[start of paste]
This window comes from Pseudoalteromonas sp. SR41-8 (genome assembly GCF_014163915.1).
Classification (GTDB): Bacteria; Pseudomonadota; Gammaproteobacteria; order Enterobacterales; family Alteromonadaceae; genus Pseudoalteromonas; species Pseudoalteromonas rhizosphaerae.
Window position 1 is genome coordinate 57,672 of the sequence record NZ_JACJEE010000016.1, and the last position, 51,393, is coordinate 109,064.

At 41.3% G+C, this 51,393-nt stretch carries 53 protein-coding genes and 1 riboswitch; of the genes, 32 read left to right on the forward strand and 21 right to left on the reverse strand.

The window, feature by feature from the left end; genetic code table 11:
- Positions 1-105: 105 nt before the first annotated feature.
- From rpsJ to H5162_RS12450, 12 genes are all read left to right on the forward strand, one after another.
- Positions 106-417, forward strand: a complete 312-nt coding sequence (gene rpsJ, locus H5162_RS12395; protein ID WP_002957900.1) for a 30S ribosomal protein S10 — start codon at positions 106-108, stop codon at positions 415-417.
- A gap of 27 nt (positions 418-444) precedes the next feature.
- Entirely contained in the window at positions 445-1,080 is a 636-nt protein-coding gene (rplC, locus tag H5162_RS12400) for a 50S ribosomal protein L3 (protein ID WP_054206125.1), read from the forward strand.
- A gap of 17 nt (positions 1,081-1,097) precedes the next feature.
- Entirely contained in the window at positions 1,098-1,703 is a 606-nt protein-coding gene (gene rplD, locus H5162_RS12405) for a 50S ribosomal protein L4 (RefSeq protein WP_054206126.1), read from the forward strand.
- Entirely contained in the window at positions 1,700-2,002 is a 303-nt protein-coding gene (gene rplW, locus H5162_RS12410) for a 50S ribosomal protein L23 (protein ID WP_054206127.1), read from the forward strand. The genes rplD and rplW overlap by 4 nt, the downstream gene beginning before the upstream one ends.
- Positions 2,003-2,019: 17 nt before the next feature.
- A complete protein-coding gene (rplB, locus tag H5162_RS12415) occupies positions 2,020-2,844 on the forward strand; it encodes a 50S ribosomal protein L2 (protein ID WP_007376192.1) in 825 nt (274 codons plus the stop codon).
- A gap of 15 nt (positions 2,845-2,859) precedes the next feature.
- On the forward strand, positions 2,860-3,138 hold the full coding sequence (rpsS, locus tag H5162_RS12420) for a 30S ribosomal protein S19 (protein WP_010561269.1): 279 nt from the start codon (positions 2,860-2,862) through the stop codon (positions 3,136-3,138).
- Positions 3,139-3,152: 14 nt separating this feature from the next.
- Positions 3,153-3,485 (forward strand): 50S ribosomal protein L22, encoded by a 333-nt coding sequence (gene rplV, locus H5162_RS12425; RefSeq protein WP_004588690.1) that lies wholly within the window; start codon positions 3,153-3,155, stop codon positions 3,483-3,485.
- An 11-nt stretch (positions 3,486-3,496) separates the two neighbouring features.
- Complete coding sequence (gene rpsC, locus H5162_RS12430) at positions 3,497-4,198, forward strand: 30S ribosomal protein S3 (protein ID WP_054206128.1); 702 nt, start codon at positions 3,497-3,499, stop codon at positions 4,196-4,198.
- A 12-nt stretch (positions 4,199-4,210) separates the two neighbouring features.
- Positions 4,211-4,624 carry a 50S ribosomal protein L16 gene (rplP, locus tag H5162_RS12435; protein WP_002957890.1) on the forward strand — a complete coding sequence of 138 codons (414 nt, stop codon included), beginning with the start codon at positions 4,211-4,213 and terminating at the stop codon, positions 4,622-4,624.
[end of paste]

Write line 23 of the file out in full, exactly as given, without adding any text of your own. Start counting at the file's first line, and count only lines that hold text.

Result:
- Positions 4,211-4,624 carry a 50S ribosomal protein L16 gene (rplP, locus tag H5162_RS12435; protein WP_002957890.1) on the forward strand — a complete coding sequence of 138 codons (414 nt, stop codon included), beginning with the start codon at positions 4,211-4,213 and terminating at the stop codon, positions 4,622-4,624.